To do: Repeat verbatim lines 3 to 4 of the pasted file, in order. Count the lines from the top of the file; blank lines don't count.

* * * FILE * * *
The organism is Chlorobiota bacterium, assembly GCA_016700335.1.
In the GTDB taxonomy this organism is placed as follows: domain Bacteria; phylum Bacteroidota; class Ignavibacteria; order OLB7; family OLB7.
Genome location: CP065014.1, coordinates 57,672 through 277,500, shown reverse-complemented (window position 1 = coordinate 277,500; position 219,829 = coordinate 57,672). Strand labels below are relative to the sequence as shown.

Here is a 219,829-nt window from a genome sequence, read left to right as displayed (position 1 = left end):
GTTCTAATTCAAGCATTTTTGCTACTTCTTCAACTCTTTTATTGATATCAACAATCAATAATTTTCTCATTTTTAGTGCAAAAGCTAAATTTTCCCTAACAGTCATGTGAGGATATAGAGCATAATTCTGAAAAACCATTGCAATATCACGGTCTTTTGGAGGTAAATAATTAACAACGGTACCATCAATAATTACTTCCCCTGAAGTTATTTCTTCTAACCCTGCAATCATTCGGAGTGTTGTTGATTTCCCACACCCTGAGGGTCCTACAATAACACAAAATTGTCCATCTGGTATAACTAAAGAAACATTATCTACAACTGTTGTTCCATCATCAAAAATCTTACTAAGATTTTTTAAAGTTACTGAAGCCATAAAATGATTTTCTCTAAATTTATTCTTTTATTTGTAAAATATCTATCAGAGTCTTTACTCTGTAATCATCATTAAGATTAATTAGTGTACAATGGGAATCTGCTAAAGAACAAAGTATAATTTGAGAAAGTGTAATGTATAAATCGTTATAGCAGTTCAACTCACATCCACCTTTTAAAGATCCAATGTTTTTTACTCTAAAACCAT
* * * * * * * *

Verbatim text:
Genome location: CP065014.1, coordinates 57,672 through 277,500, shown reverse-complemented (window position 1 = coordinate 277,500; position 219,829 = coordinate 57,672). Strand labels below are relative to the sequence as shown.

Here is a 219,829-nt window from a genome sequence, read left to right as displayed (position 1 = left end):